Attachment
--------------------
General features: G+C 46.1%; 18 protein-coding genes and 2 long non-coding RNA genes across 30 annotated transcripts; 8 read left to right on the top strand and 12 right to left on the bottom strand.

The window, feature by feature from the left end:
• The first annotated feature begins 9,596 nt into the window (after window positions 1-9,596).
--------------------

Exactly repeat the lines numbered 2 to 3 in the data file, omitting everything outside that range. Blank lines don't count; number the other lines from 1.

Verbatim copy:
The window, feature by feature from the left end:
• The first annotated feature begins 9,596 nt into the window (after window positions 1-9,596).